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Sand storms in region 'damaging people's health'

Manama, January 31, 2011

Dust and sand storms in Bahrain and the region risk damaging people's health and could lead to climate change, an expert has warned.

Dust and sand particles hanging in the air for long periods of time prevent the sun's rays from reaching the ground, leading to colder than usual weather, said Geneva-based World Meteorological Organisation (WMO) research department scientific officer Slobodan Nickovic.

'Gradually, this can lead to the weather patterns changing,' he told our sister newspaper Gulf Daily News (GDN).

Speaking on the sidelines of an international symposium on sand and dust storms in the Arab region, he said while it is impossible to prevent such conditions given the huge desert areas in the region, one could predict them better and manage the situation in advance.

'Though climate change is an important side effect, people's health being affected is a major issue if these dust storms are not managed properly,' said Nickovic.

He said a number of studies on climate change found ground temperatures can drop up to 6C if dust blankets the atmosphere.

'Over a period of time, this can lead to the dynamics of tropical cyclones and monsoon changes, something that could have an impact in this region,' said the expert.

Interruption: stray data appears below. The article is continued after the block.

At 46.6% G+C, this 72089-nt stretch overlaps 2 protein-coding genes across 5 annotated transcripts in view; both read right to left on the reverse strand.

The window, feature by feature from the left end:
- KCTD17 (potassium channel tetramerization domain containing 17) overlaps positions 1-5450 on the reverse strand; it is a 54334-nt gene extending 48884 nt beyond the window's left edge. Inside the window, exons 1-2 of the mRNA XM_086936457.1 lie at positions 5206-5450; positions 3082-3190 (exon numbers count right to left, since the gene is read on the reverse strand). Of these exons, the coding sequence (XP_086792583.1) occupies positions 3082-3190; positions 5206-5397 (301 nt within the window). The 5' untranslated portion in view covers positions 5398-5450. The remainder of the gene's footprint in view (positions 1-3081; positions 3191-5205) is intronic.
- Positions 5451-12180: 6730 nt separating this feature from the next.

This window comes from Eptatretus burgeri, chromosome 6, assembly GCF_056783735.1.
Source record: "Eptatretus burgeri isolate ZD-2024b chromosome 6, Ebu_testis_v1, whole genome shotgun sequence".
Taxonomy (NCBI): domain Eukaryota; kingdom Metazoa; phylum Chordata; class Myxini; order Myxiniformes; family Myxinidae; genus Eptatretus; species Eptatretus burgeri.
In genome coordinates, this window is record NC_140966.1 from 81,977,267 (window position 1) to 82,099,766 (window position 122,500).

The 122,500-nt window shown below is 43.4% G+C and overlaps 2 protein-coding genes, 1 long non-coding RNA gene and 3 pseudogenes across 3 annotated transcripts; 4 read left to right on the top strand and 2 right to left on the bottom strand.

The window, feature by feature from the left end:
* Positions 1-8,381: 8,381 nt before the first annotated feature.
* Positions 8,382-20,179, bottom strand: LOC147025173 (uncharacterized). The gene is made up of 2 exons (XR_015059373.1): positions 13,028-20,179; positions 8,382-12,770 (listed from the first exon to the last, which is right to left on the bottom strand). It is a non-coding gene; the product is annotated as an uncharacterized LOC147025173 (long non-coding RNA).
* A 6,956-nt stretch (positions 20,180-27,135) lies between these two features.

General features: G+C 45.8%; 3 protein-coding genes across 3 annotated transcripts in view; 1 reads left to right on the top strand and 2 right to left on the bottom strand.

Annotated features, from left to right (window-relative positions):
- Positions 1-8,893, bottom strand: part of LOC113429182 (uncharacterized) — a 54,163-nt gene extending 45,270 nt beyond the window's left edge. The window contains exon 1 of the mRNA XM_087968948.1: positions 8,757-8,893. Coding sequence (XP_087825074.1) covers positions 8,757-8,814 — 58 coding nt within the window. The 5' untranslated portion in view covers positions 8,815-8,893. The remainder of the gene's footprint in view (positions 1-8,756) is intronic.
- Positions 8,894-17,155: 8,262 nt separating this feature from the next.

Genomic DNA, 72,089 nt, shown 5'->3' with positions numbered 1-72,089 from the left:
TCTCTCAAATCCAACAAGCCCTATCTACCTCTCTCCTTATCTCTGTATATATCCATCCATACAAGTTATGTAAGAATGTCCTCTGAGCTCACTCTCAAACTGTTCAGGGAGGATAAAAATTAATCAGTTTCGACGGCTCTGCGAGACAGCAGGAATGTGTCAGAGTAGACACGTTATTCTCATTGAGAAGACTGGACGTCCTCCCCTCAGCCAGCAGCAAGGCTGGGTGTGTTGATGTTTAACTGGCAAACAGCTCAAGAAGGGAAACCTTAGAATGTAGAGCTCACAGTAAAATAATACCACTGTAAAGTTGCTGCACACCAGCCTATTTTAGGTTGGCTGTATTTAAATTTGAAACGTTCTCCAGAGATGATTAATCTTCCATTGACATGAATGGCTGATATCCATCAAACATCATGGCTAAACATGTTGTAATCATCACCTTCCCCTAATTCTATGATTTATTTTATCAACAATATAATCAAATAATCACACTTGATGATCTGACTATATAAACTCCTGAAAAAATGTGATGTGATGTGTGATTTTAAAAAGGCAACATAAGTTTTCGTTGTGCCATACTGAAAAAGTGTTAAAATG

Nickovic stated the symposium was an important event where experts from the region had gathered to discuss ways and strategies to combat the problem.

'We will share ideas and come to tangible conclusions so we can manage these situations better,' he said.

The two-day event, which concludes today, is being held under the patronage of Bahrain's Civil Aviation Affairs and attended by meteorological and aviation meteorology experts from all over the region, the United Nations Environment Programme (Unep) and the WMO.

CAA aviation services assistant under-secretary Ahmed Nehmat Ali said Bahrain was a pioneer in offering not only meteorological services, but also aviation meteorology.

'We started doing this is 1902 when the world was far behind. We are now keen to pass on this expertise to others,' he said.

Ali said since 80 per cent of the GCC and the Middle East was desert, it was important they discuss these issues.

'We intend to bring all such organisations all over the region under one umbrella so that we are better able to manage the repercussions,' he said.

The official said Bahrain was also looking at a co-ordinated response and management strategy to minimise the effects of sand and dust, with particular reference to the aviation sector.

'We plan to set up a mechanism to consolidate and review the methods of monitoring sand and dust in the atmosphere and use the latest technology in doing so,' added Ali.

The event will also address the issues of forecasting and early warning systems so that the economic and social effects of such incidents can be reduced.

United Nations development Programme (UNDP) Bahrain resident representative Sayed Aqa and WMO Bahrain representative Jasser Rabadi were among those present.-TradeArabia News Service




Tags: Bahrain | Global warming | Environment | pollution | climate change | sand storms | health hazard |

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